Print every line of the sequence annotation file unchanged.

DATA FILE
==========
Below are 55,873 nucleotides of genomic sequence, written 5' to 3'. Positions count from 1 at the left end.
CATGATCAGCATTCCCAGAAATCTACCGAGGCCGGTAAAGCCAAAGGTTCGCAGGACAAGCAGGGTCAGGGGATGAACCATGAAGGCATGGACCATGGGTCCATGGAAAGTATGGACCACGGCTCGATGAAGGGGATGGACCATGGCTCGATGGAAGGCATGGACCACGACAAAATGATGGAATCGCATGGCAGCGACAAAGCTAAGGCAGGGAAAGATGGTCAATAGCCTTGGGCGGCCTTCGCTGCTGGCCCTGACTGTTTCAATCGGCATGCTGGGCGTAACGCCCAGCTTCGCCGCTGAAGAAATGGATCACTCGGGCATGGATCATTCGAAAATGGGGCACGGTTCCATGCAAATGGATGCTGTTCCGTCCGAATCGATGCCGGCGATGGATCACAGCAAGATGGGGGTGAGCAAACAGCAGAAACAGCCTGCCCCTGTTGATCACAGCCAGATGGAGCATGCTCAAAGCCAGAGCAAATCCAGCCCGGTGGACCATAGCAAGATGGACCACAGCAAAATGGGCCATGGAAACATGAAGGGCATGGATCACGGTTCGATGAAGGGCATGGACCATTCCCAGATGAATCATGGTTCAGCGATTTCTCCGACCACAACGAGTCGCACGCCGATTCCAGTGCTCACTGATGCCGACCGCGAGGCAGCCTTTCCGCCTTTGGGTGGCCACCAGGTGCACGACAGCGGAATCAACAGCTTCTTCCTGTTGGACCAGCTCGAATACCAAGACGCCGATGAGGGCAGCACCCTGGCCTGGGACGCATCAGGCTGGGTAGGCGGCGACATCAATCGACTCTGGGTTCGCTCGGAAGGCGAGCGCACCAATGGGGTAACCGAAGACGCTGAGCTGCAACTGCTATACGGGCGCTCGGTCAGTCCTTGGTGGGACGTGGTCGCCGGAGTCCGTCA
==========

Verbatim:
Below are 55,873 nucleotides of genomic sequence, written 5' to 3'. Positions count from 1 at the left end.
CATGATCAGCATTCCCAGAAATCTACCGAGGCCGGTAAAGCCAAAGGTTCGCAGGACAAGCAGGGTCAGGGGATGAACCATGAAGGCATGGACCATGGGTCCATGGAAAGTATGGACCACGGCTCGATGAAGGGGATGGACCATGGCTCGATGGAAGGCATGGACCACGACAAAATGATGGAATCGCATGGCAGCGACAAAGCTAAGGCAGGGAAAGATGGTCAATAGCCTTGGGCGGCCTTCGCTGCTGGCCCTGACTGTTTCAATCGGCATGCTGGGCGTAACGCCCAGCTTCGCCGCTGAAGAAATGGATCACTCGGGCATGGATCATTCGAAAATGGGGCACGGTTCCATGCAAATGGATGCTGTTCCGTCCGAATCGATGCCGGCGATGGATCACAGCAAGATGGGGGTGAGCAAACAGCAGAAACAGCCTGCCCCTGTTGATCACAGCCAGATGGAGCATGCTCAAAGCCAGAGCAAATCCAGCCCGGTGGACCATAGCAAGATGGACCACAGCAAAATGGGCCATGGAAACATGAAGGGCATGGATCACGGTTCGATGAAGGGCATGGACCATTCCCAGATGAATCATGGTTCAGCGATTTCTCCGACCACAACGAGTCGCACGCCGATTCCAGTGCTCACTGATGCCGACCGCGAGGCAGCCTTTCCGCCTTTGGGTGGCCACCAGGTGCACGACAGCGGAATCAACAGCTTCTTCCTGTTGGACCAGCTCGAATACCAAGACGCCGATGAGGGCAGCACCCTGGCCTGGGACGCATCAGGCTGGGTAGGCGGCGACATCAATCGACTCTGGGTTCGCTCGGAAGGCGAGCGCACCAATGGGGTAACCGAAGACGCTGAGCTGCAACTGCTATACGGGCGCTCGGTCAGTCCTTGGTGGGACGTGGTCGCCGGAGTCCGTCA